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Notes: Rotation has different look10/12/2004 7:36 PM ET
By Alyson Footer / MLB.com
ST. LOUIS -- The Houston Astros' playoff roster remained unchanged from the Division Series to the National League Championship Series, but the pitching rotation, at least the order of it, had a different look by the time the team arrived to Busch Stadium for a workout on Tuesday. Manager Phil Garner opted to start right-hander Brandon Backe on short rest for Game 1 on Wednesday, and right-hander Pete Munro, who has not pitched since Oct. 2, will start Game 2. That decision was opposite from what was speculated after the Astros beat the Braves on Monday to clinch the Division Series, as Munro was presumably going to be the Game 1 starter. But Garner, noting Backe's home numbers are far superior to his stats on the road, wanted to give the rookie at least one start at Minute Maid Park, where he is 4-1 with a 2.61 ERA. Away from home, he is 1-2 with a 6.52 ERA. If Backe pitches Game 1, he'll be able to pitch on full rest in Game 5 on Monday, the third and final game of the NLCS to be played in Houston. "He's pitched his best ball at home," Garner said. "I think this is the best way to go."
Asked what he plans to do for Games 3 and 4, Garner simply held up an envelope with a slew of dates and names circled and scratched and circled again.In other words, Garner is still weighing his options. Obviously, there is no doubt that Roy Oswalt and Roger Clemens are going to pitch Games 3 and 4. The decision-making centers around who starts which day. If Clemens were to pitch Game 3 on Saturday, he would have five days of rest, one more than normal. Oswalt could pitch on Saturday, too, which would give Clemens one more day of rest for Sunday's Game 4. That may be the way Garner leans. "That would be the reason, if [Clemens] would benefit from an extra day," Garner said. Clemens and Oswalt both pitched on short rest in their most recent outings, and neither start was a cake-walk. Clemens was clearly exhausted after logging five innings in Game 4 of the Division Series, and Oswalt, although he held the Braves to two runs, needed 111 pitches to get through five frames in Monday's clincher. Garner has no worries that the excitable and energetic Backe will struggle during his first start on three days' rest Wednesday. "I don't think it matters with him," Garner said. "I think he could pitch on one day, two days. I think he can pitch tomorrow and he'll probably be ready the next day. He's been in the office a couple of times already saying he's ready to pitch in between starts." "Three days' rest, four days' rest, five days' rest, doesn't matter," Backe said. "Just the big thing for me is just to calm my emotions down when I'm out there on the mound, to just concentrate on the task at hand. Take the challenge for each hitter, don't try and get too ahead of myself, and just do what I can do." Familiar faces: Considering the Astros, like many teams, are not very good the first time they face a new team or a new pitcher, playing the Cardinals in the NLCS could be advantageous.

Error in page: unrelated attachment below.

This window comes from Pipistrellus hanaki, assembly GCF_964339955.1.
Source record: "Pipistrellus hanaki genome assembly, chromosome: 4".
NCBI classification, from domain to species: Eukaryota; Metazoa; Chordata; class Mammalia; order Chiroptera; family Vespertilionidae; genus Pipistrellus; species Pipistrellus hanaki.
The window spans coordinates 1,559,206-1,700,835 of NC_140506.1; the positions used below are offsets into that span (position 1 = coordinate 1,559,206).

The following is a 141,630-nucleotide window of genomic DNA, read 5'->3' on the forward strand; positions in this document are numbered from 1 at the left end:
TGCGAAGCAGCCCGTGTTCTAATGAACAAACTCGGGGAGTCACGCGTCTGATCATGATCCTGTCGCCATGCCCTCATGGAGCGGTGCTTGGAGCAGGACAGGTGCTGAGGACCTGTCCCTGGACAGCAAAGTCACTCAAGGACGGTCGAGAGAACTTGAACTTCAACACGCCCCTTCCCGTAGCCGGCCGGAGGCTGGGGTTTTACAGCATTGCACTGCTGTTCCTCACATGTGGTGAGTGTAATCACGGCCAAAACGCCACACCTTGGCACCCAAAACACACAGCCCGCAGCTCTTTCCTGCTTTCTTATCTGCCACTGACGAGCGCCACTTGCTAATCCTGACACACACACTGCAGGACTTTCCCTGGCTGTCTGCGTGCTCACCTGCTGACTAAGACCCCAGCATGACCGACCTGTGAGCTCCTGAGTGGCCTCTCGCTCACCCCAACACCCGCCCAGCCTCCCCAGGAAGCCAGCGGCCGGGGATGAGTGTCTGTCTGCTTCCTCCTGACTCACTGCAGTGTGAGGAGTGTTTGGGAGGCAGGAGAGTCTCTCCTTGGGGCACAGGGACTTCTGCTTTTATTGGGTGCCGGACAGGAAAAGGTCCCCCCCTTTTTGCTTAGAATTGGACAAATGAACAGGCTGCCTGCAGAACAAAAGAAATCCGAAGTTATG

The Astros certainly should not be jumping for joy that they are about to face arguably the best offensive club in baseball, not to mention one with nearly flawless defense, a stellar bullpen and three 15-game winners manning the rotation.But there is somewhat of a comfort level that comes with setting up shop in the familiar surroundings of the visitors' clubhouse at Busch Stadium, home of a team the Astros beat five times in six meetings in September. Even so, the Astros are approaching the NLCS with an overdose of humility. "We swept them at home, but this is different," Carlos Beltran said. "Being in the playoffs is different. They will be coming, swinging the bat well. They have a lot of good hitters, a lot of power hitters. We just need to play the way we have been so far, have fun, do our jobs and if things are supposed to go our way, they will." "They're a complete ballclub," Garner said. "They play good defense, they don't make mistakes. Their offense is pretty doggone good, they have speed, they have power, they put the ball in play. They can beat you in all those ways." Sticking with what works: Teams can alter their postseason rosters from round to round, as long as position players replace position players and pitchers replace pitchers. Any replacements had to be on the active regular season roster by Aug. 31. The Astros have no plans to change their roster for the NLCS. "Barring any unforeseen problems between now and tomorrow, no," Garner said. Garner will also continue to start Jose Vizcaino at shortstop, but he will also wait for an opportunity to ease Adam Everett back into the mix with an at-bat or two. "I do not plan to start him," Garner said. "His role right now is as a pinch-runner and perhaps a defensive use in the latter part of games. If there's an opportunity to get him some at bats, I'd love to do that before I throw him into the fire."
This story was not subject to the approval of Major League Baseball or its clubs.
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